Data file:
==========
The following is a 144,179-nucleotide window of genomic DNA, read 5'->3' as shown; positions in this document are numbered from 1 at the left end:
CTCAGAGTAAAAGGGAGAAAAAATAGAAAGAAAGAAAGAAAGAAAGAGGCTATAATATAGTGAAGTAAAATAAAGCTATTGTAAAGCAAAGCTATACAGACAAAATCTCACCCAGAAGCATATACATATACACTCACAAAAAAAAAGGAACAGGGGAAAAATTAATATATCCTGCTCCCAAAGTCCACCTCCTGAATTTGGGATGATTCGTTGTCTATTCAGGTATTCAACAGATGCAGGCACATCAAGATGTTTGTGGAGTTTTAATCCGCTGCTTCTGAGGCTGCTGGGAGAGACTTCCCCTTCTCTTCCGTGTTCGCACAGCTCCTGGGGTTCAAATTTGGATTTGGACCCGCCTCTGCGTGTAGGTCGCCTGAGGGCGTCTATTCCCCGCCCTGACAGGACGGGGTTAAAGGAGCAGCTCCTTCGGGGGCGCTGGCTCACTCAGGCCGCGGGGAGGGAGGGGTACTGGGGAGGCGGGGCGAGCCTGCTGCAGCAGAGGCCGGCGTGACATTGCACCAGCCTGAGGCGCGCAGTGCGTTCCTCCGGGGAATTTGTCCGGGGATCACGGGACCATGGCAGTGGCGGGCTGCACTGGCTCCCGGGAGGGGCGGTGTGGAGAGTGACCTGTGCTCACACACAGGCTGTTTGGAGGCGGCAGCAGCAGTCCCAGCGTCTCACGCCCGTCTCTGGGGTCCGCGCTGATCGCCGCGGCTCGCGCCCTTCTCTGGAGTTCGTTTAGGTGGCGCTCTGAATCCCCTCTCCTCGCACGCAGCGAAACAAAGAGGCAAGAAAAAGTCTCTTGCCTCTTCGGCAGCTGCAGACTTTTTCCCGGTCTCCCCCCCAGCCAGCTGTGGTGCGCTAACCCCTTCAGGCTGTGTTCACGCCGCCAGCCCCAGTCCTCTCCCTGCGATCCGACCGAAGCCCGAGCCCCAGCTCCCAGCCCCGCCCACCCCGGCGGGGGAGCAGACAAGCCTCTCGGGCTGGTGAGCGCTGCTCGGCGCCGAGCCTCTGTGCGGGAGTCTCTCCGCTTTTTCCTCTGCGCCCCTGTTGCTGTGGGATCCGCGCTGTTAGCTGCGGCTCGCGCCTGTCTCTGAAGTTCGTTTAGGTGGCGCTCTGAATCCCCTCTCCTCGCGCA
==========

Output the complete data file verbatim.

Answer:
The following is a 144,179-nucleotide window of genomic DNA, read 5'->3' as shown; positions in this document are numbered from 1 at the left end:
CTCAGAGTAAAAGGGAGAAAAAATAGAAAGAAAGAAAGAAAGAAAGAGGCTATAATATAGTGAAGTAAAATAAAGCTATTGTAAAGCAAAGCTATACAGACAAAATCTCACCCAGAAGCATATACATATACACTCACAAAAAAAAAGGAACAGGGGAAAAATTAATATATCCTGCTCCCAAAGTCCACCTCCTGAATTTGGGATGATTCGTTGTCTATTCAGGTATTCAACAGATGCAGGCACATCAAGATGTTTGTGGAGTTTTAATCCGCTGCTTCTGAGGCTGCTGGGAGAGACTTCCCCTTCTCTTCCGTGTTCGCACAGCTCCTGGGGTTCAAATTTGGATTTGGACCCGCCTCTGCGTGTAGGTCGCCTGAGGGCGTCTATTCCCCGCCCTGACAGGACGGGGTTAAAGGAGCAGCTCCTTCGGGGGCGCTGGCTCACTCAGGCCGCGGGGAGGGAGGGGTACTGGGGAGGCGGGGCGAGCCTGCTGCAGCAGAGGCCGGCGTGACATTGCACCAGCCTGAGGCGCGCAGTGCGTTCCTCCGGGGAATTTGTCCGGGGATCACGGGACCATGGCAGTGGCGGGCTGCACTGGCTCCCGGGAGGGGCGGTGTGGAGAGTGACCTGTGCTCACACACAGGCTGTTTGGAGGCGGCAGCAGCAGTCCCAGCGTCTCACGCCCGTCTCTGGGGTCCGCGCTGATCGCCGCGGCTCGCGCCCTTCTCTGGAGTTCGTTTAGGTGGCGCTCTGAATCCCCTCTCCTCGCACGCAGCGAAACAAAGAGGCAAGAAAAAGTCTCTTGCCTCTTCGGCAGCTGCAGACTTTTTCCCGGTCTCCCCCCCAGCCAGCTGTGGTGCGCTAACCCCTTCAGGCTGTGTTCACGCCGCCAGCCCCAGTCCTCTCCCTGCGATCCGACCGAAGCCCGAGCCCCAGCTCCCAGCCCCGCCCACCCCGGCGGGGGAGCAGACAAGCCTCTCGGGCTGGTGAGCGCTGCTCGGCGCCGAGCCTCTGTGCGGGAGTCTCTCCGCTTTTTCCTCTGCGCCCCTGTTGCTGTGGGATCCGCGCTGTTAGCTGCGGCTCGCGCCTGTCTCTGAAGTTCGTTTAGGTGGCGCTCTGAATCCCCTCTCCTCGCGCA